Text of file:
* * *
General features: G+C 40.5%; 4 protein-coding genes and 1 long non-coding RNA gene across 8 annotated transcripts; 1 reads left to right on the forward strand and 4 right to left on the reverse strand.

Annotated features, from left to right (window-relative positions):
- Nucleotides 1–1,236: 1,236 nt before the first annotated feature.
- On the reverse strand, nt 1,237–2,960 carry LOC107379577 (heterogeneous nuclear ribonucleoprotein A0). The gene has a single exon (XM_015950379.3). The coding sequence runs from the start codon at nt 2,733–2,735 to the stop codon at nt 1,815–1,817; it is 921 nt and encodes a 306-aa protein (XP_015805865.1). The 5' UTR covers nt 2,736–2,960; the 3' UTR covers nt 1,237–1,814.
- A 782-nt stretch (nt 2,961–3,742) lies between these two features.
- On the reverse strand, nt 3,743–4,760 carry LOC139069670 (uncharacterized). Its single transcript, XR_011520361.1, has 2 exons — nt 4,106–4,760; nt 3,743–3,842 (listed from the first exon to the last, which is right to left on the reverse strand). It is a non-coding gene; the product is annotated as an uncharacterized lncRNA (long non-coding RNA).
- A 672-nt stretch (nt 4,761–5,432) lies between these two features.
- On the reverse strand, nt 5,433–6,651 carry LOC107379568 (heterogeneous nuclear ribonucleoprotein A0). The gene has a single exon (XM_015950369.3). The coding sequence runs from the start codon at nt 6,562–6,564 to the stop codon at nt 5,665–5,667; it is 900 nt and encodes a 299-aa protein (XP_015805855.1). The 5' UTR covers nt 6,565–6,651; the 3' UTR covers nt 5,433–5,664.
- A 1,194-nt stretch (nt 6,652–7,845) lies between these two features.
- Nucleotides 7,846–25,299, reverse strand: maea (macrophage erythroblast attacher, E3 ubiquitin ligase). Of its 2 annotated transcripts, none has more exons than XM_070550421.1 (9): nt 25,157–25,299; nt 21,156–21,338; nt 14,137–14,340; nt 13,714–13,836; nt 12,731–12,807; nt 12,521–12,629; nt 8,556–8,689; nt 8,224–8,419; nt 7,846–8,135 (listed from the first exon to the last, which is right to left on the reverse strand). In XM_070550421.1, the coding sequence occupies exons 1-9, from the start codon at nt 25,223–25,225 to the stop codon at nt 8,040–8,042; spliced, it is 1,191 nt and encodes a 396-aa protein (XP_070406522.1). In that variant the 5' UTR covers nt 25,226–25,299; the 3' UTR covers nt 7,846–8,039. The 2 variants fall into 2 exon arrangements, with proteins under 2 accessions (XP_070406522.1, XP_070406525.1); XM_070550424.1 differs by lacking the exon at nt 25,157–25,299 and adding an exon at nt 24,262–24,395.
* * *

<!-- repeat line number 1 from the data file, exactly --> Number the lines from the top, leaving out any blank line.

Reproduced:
General features: G+C 40.5%; 4 protein-coding genes and 1 long non-coding RNA gene across 8 annotated transcripts; 1 reads left to right on the forward strand and 4 right to left on the reverse strand.